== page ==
Pandemic meets geopolitics in the South China Sea

Dr. Renato de Castro, Trustee and Convenor of the National Security and East Asian Affairs Program, Stratbase ADR Institute

Historically, epidemics and pandemics have ravaged societies and civilization as they culled more human beings than natural disasters and armed conflicts combined. Along with natural calamities together with famines and hunger, major epidemics and pandemics have also intensified underlying and existing competitions and conflicts among human societies.

The COVID-19 pandemic provides China with the golden opportunity to flex its diplomatic and military muscle against other claimant states in the South China Sea. As the United States and Japan are distracted by their efforts to control the spread of the COVID-19 pandemic in their respective societies, China is actively pressing its territorial claims in the disputed waters. Chinese warships, coastguard vessels, survey ships, and aircraft have been involved in maritime incidents along China’s periphery. These incidents involved three of the four Southeast Asian claimant states: the Philippines, Vietnam, and Malaysia, as well as Taiwan.


While China is conducting health diplomacy with its Southeast Asian neighbors, it is simultaneously pursuing the goal of maritime expansion in the South China Sea. In March, the Chinese government opened two research stations on Kagitingan (Fiery Cross) and Zamora (Subi) reefs, two of China’s artificial islands in the South China Sea that are also claimed by the Philippines. A Chinese military transport plan was stationed and spotted on Kagitingan Reef. In the same month, a squadron of People’s Liberation Army (PLA) aircraft crossed the median line in the Taiwan Straits — an unofficial demarcation line between Taiwan and China — in an aerial exercise aimed at intimidating Taiwan by demonstrating China’s ability to conduct night operation.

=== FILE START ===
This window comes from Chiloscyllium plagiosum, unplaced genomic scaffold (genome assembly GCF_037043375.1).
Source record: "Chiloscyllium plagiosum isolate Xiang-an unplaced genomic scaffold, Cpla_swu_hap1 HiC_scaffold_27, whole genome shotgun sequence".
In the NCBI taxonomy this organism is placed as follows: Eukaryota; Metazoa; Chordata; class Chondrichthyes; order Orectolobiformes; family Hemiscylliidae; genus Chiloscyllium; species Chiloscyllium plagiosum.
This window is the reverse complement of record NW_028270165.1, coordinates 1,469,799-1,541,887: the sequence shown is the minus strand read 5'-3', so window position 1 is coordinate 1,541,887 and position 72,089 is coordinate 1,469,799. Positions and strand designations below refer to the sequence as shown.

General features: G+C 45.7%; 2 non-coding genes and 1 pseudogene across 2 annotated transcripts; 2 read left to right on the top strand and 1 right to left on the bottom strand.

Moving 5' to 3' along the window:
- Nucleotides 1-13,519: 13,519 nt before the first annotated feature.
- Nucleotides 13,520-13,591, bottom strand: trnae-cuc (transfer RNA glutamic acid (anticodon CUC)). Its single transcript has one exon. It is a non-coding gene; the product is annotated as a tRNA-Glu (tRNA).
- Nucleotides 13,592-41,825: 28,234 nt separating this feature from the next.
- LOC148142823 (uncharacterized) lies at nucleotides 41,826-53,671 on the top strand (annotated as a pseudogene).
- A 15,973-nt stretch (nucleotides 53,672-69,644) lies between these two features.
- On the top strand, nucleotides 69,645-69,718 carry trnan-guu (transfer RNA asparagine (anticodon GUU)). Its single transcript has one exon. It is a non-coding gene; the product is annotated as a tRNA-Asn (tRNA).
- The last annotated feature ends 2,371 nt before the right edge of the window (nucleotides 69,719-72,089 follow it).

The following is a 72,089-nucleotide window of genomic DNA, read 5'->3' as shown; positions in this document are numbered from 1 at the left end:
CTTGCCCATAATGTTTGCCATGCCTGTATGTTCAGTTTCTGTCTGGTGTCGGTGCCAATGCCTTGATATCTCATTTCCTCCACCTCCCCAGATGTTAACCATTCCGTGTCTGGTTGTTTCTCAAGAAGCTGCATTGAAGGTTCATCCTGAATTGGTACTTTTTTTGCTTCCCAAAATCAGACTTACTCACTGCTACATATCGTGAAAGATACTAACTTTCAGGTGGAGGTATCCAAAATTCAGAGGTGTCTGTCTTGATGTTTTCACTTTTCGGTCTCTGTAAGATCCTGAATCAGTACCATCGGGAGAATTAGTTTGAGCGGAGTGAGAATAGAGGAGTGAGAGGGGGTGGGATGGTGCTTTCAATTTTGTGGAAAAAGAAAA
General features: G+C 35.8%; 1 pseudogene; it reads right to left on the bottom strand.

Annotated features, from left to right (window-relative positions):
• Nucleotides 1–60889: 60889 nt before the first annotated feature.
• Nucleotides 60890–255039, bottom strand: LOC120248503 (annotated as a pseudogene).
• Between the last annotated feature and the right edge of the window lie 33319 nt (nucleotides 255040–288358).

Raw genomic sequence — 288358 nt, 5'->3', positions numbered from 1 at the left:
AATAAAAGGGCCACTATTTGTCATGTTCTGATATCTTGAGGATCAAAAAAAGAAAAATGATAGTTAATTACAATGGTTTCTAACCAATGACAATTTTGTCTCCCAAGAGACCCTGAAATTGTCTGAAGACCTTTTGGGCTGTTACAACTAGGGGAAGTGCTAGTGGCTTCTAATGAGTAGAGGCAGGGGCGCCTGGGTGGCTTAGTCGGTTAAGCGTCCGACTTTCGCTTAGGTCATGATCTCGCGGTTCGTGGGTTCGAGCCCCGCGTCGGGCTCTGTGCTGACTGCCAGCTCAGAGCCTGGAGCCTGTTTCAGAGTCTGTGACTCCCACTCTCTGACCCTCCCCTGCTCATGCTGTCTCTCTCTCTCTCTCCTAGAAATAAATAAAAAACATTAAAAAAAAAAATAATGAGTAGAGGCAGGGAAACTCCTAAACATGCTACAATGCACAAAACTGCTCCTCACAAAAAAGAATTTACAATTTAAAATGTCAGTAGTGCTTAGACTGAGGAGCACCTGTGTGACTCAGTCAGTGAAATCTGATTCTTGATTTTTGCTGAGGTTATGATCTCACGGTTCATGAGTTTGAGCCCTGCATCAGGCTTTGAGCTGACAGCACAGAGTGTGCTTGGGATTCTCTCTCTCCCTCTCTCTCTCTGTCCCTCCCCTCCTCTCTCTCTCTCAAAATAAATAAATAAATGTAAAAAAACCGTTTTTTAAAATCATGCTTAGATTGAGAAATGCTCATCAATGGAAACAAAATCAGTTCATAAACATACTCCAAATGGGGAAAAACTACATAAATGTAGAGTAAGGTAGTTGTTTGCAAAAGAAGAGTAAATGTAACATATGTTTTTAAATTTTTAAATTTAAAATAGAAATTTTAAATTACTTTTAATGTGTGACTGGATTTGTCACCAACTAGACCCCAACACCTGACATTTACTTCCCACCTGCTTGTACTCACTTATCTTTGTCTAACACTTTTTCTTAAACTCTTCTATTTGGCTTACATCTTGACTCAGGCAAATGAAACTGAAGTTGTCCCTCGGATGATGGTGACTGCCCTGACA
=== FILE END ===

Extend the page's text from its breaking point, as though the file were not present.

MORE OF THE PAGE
In early April, a China Coast Guard (CCG) patrol craft rammed and sank a Vietnamese fishing vessel near a small island in the Paracels. On April 18, Hainan Province announced the creation of two districts to administer the disputed waters in the South China Sea. China also deployed a survey vessel, the Haiyan Dizhi 8, supported by a flotilla of CCG and People’s Armed Forces Militia vessels, to shadow a Malaysian-commissioned drillship, The West Capella, near the coast of Malaysia in an area that is claimed by both Vietnam and Malaysia. Analysts see this move as China’s harassment of Malaysian and Vietnamese oil and gas operations by making it prohibitively risky and expensive for both Southeast Asian countries to continue these legitimate activities in their respective EEZs.


Although distracted by the deadly pandemic on American soil, the Trump Administration is vigorously reacting to China’s gambits in the South China Sea. In early April, the US State Department issued a strong diplomatic statement expressing serious concerns about the CCG’s sinking of a Vietnamese fishing vessel and calling on China “to remain focused on supporting international efforts to combat the global pandemics, and to stop exploiting the distraction or vulnerability of other states to expand its unlawful claims in the South China Sea.”

On April 18, the US Indo-Pacific Command (USIndoPaCom) deployed three US Navy ships, the USS America, USS Bunker Hill, and USS Barry 50 nautical miles off the Malaysian coast, near the area where The West Cappella was facing the Haiyang Dizhi 8 in a standoff. Later the three American warships were joined by the Royal Australian Navy’s HMAS Parramatta. This created a five-state naval impasse that involved US and Chinese warships and raised the prospect of a direct armed confrontation between the two great powers in the South China Sea.

In late April, the USS Bunker Hill conducted an innocent passage maneuver through the Spratly Islands, while the USS Barry sailed near the Paracel Islands as part of the US Navy’s freedom of navigation operations in the disputed waters. Accordingly, these operations were aimed to challenge unlawful and sweeping maritime claims in the South China Sea.


China’s aggressive moves are not unprecedented, and are not part of a new and post-pandemic maritime strategy in the South China Sea. Rather, they are consistent with Chinese statecraft that relies on taking advantage of any strategic opportunity to expand one’s geopolitical interests relative to other claimant states in the disputed waters. Current US responses, however, implied that despite its preoccupation with the pandemic, it would not give China a free hand in pursuing its maritime ambitions. Clearly, the COVID-19 pandemic has not curtailed the great powers’ endeavors to pursue their territorial ambitions — instead, it is intensifying their current geopolitical competitions.




This article was originally published in BusinessWorld. Image Source: Reuters.

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